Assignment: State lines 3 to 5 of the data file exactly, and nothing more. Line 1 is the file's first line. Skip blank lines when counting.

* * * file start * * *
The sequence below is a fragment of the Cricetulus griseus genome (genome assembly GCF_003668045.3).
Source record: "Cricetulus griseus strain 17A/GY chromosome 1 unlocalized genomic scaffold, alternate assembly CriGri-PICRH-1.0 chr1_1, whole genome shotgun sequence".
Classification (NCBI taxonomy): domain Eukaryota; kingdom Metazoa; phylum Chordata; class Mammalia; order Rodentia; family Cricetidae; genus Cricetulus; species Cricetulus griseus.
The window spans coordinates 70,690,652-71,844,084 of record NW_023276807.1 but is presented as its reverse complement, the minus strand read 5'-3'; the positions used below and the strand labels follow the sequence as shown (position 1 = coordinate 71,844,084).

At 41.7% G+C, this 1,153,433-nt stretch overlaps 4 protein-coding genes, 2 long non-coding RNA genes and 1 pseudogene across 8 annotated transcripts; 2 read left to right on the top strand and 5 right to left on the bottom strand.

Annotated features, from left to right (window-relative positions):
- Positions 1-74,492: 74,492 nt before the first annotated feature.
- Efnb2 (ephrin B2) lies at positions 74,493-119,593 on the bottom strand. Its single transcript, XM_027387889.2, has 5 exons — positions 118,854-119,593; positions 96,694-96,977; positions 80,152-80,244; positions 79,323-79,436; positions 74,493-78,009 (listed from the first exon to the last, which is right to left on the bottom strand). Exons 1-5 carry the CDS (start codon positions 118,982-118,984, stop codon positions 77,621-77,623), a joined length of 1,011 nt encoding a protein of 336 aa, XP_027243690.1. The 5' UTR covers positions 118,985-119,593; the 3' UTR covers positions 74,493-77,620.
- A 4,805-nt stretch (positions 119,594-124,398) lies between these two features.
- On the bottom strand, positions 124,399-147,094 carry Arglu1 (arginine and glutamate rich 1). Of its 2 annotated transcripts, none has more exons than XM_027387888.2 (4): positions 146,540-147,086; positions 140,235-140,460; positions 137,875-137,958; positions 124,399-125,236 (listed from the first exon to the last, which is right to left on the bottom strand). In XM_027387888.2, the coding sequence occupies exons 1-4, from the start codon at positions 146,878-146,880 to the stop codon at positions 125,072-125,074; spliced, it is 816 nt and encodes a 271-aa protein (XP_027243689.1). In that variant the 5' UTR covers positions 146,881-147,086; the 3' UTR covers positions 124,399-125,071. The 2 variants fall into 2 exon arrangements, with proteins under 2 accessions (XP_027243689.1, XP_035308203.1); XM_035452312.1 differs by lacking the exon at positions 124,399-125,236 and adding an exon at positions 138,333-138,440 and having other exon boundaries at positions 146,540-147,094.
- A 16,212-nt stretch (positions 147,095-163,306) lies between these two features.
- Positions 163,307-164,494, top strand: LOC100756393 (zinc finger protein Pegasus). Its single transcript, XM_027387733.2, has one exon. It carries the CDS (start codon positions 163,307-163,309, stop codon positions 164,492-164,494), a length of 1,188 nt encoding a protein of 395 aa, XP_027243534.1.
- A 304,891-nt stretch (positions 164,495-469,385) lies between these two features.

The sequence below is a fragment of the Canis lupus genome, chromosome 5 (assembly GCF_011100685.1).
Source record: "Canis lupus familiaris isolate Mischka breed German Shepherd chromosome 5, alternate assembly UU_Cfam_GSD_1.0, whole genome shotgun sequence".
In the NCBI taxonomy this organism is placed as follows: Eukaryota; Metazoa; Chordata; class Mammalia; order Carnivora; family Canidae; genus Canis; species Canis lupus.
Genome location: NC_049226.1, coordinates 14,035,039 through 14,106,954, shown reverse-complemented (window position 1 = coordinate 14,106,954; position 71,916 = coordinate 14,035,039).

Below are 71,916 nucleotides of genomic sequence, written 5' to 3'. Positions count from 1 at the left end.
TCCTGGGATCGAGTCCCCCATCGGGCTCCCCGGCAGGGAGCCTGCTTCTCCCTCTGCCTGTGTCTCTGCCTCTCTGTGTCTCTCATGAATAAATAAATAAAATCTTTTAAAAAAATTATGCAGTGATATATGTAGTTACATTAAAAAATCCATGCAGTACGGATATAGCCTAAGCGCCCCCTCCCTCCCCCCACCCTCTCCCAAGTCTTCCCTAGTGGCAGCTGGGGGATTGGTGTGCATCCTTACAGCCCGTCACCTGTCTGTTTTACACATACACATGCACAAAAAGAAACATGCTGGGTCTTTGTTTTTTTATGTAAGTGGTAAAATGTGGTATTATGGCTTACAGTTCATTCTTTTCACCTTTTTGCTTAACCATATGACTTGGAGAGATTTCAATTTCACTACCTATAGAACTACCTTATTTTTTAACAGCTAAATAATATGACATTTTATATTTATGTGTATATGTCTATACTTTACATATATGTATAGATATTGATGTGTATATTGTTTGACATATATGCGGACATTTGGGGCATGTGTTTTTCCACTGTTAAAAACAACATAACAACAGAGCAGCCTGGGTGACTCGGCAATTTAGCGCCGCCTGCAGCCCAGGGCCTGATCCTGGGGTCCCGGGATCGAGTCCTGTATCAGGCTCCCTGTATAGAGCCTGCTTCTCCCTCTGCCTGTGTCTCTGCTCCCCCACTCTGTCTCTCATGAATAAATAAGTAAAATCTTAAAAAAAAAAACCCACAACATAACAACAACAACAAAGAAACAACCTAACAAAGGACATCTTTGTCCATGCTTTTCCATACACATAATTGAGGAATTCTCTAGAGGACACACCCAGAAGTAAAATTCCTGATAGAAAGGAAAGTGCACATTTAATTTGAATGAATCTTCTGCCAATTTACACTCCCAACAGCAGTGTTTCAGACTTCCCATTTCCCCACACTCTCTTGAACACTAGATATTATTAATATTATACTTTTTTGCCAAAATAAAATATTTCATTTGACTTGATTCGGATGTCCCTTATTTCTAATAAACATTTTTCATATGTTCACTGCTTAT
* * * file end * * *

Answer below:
Classification (NCBI taxonomy): domain Eukaryota; kingdom Metazoa; phylum Chordata; class Mammalia; order Rodentia; family Cricetidae; genus Cricetulus; species Cricetulus griseus.
The window spans coordinates 70,690,652-71,844,084 of record NW_023276807.1 but is presented as its reverse complement, the minus strand read 5'-3'; the positions used below and the strand labels follow the sequence as shown (position 1 = coordinate 71,844,084).

At 41.7% G+C, this 1,153,433-nt stretch overlaps 4 protein-coding genes, 2 long non-coding RNA genes and 1 pseudogene across 8 annotated transcripts; 2 read left to right on the top strand and 5 right to left on the bottom strand.